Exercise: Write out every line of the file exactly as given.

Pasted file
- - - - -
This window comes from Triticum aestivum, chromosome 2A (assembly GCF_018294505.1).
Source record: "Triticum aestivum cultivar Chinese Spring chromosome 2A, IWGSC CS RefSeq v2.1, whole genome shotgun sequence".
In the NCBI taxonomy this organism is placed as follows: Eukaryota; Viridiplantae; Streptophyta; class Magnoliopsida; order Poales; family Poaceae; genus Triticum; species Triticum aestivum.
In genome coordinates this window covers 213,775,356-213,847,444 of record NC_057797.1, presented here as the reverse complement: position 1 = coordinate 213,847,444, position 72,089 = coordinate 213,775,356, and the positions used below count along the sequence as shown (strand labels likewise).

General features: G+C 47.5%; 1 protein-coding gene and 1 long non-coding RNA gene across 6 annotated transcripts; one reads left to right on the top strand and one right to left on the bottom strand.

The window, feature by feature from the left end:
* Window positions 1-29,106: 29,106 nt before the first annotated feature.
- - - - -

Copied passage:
This window comes from Triticum aestivum, chromosome 2A (assembly GCF_018294505.1).
Source record: "Triticum aestivum cultivar Chinese Spring chromosome 2A, IWGSC CS RefSeq v2.1, whole genome shotgun sequence".
In the NCBI taxonomy this organism is placed as follows: Eukaryota; Viridiplantae; Streptophyta; class Magnoliopsida; order Poales; family Poaceae; genus Triticum; species Triticum aestivum.
In genome coordinates this window covers 213,775,356-213,847,444 of record NC_057797.1, presented here as the reverse complement: position 1 = coordinate 213,847,444, position 72,089 = coordinate 213,775,356, and the positions used below count along the sequence as shown (strand labels likewise).

General features: G+C 47.5%; 1 protein-coding gene and 1 long non-coding RNA gene across 6 annotated transcripts; one reads left to right on the top strand and one right to left on the bottom strand.

The window, feature by feature from the left end:
* Window positions 1-29,106: 29,106 nt before the first annotated feature.